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N. Dakota Plan For Individualized Instruction Stirs Criticism

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North Dakota Superintendent of Public Instruction Joseph Crawford's plan to provide the majority of the state's public-school pupils with individualized education programs by 1984 "is not only irresponsible, but borders on irrational," according to the president of the North Dakota School Boards Association (ndsba).

In a letter to Gov. Alan G. Olson dated March 23, ndsba President Barbara H. Nordby said that she was "appalled that Mr. Crawford would dictate" individualized instruction for the state's children "at a time when [he] has asked school districts across the state to reduce spending this year and curtail budgets for the next year because of a shortfall in state revenues."

State officials recently announced that decreasing levels of oil production in North Dakota, resulting in lower oil-extraction tax revenues than previously expected, could force a $50-million to $60-million reduction in state aid to schools during the current biennium.

Annual Testing

Under the plan proposed by Mr. Crawford, all public-school students in the state would be tested and assessed annually in much the same manner that handicapped children are. (Currently, the only public-school students in the nation who are required to have such individualized treatment are those who are covered by the federal Education for All Handicapped Children Act, commonly known as P.L. 94-142.)

After the testing, parents would meet with teachers and principals to agree upon the most appropriate educational program for their children.

The individualized instruction program would be field-tested in approximately 20 districts in the upcoming school year and put into full operation during the 1983-84 school year, Mr. Crawford said.

Officials representing the ndsba, the North Dakota Council of School Administrators (ndcsa), and the North Dakota Education Association all said they were concerned about the cost and paperwork that would accompany the proposed program, which they first learned about from a February 24 account in Education Week.

"I have never read anything put out by the state department of education about this plan, nor have I or any of our officers been consulted about it," said Lowell L. Jensen, executive director of the state school administrator's council. "Mr. Crawford failed to touch base with the persons in the local school districts who will eventually implement it."

Richard Ott, executive director of the ndsba, added that many of his organization's members have expressed "serious concerns about the plan because they do not understand it."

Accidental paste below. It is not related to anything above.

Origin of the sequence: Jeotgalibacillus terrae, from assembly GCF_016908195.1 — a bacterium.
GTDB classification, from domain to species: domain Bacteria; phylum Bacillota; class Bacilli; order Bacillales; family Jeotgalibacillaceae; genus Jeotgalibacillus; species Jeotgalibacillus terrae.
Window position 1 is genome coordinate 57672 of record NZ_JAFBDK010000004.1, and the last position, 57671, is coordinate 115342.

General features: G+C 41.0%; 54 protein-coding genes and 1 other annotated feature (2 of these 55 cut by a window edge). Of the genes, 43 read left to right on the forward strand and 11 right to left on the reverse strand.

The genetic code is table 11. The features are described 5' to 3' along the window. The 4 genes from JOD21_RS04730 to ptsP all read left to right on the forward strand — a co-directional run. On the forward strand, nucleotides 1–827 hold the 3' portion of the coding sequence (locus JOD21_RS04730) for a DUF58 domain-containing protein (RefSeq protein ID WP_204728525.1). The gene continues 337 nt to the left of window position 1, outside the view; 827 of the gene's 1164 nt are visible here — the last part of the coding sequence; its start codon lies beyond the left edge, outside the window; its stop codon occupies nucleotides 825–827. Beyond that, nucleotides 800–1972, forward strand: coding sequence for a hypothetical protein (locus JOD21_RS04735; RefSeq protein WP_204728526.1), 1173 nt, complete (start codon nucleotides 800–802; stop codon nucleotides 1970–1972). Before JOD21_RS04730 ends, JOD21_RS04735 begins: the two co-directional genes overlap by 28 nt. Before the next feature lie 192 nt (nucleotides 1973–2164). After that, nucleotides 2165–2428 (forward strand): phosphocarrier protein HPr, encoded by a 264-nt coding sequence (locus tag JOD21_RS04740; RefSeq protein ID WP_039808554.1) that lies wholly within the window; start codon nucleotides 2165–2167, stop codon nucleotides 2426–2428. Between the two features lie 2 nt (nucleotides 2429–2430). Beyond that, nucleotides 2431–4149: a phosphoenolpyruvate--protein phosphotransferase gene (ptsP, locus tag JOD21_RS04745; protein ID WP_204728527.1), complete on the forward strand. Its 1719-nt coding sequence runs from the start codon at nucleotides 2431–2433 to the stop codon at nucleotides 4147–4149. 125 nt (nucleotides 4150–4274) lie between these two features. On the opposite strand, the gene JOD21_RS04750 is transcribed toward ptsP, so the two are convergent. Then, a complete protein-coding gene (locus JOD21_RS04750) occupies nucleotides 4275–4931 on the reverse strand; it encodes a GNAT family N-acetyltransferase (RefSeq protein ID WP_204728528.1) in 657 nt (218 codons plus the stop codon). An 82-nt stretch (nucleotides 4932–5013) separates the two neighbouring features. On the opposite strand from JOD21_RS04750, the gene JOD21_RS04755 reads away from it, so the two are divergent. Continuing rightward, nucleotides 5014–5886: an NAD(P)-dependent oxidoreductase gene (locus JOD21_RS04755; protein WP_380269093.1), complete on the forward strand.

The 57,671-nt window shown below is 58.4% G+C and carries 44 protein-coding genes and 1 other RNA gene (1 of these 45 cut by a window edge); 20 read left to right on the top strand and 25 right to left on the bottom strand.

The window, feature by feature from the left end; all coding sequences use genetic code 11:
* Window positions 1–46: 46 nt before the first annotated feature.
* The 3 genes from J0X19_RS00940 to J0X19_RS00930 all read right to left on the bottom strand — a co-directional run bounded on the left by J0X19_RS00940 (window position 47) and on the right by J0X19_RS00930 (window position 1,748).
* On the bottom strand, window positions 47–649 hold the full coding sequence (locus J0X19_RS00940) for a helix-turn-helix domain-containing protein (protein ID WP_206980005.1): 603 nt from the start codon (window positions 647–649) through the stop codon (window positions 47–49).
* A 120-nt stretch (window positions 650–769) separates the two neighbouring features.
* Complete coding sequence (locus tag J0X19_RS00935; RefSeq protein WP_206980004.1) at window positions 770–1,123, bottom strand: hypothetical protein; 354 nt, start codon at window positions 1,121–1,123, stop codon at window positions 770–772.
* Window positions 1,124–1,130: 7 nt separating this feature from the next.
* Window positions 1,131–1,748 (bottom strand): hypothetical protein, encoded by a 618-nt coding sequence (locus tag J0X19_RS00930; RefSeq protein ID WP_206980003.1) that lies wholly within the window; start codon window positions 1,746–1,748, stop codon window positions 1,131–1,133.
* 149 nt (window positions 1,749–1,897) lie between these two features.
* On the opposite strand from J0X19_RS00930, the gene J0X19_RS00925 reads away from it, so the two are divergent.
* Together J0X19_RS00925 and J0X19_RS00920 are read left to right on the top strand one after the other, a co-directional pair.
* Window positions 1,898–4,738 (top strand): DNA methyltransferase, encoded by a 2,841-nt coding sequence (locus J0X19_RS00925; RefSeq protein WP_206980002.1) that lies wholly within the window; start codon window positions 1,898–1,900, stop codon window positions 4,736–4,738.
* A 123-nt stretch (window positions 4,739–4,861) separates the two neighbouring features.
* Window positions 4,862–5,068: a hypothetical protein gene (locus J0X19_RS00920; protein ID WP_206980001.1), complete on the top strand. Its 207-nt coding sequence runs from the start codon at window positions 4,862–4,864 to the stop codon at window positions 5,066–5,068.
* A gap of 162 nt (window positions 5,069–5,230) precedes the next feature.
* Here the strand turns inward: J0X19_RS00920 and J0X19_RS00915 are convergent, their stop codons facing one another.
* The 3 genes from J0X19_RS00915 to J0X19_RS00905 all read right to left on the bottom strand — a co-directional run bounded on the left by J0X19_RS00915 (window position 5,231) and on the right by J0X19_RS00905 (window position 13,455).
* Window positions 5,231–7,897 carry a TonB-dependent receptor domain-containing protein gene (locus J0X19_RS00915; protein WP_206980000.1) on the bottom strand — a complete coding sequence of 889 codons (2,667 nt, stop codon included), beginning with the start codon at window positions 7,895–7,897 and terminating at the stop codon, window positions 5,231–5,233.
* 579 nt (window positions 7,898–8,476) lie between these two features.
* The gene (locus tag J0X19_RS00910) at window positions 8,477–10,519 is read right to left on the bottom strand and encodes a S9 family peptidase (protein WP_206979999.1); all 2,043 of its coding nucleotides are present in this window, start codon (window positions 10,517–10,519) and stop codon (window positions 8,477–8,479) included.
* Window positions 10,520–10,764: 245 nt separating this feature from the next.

"The burden for implementation of this plan comes back to the local officials, and they have never been given a chance to get involved in its development," Mr. Ott explained.

"Right now, the only individualized education plans that they're familiar with are those required for handicapped students, and they are quite aware of the large amount of time and money that has to be spent on each of these youngsters," he continued. "Providing that kind of service to all of the state's public-school students is a laudable goal. But saying that you want to do it within two years, especially in light of the state's financial difficulties, is like say-ing you plan to cure cancer given those same constraints. Sure, you want to see it happen, but realistically, can it be done?"

Mr. Crawford, however, continues to defend the proposal and the manner in which it has been developed.

The cost of implementation will be minimal, he said in an interview last week, because a number of the state's smallest school districts have informally offered individualized instruction for their pupils for years.

'Additional Time'

"The only additional cost to the state department [of education] will be related to consulting work, and we're already figuring out ways of allowing for that under our current budget," he said. "The only cost to the local school districts will be some additional time."

Mr. Crawford also said school administrators, principals, teachers, and parents were given ample opportunity to react to the proposal at a series of state education department-sponsored conferences that have been held since January. He said that people attending those meetings were "overwhelmingly supportive" of the proposal.

Mr. Crawford added, however, that state education "lobbyists" were not invited to the conferences, pointing out that they and their organizations are his most vociferous critics.

"Some school officials have been whistling the same old song to the public for a long time now: 'Give us the money, then leave us alone,"' he said. "I say that's whistling your way to the cemetery. Parents and taxpayers want accountability from their elected officials, and that's precisely what this program provides."

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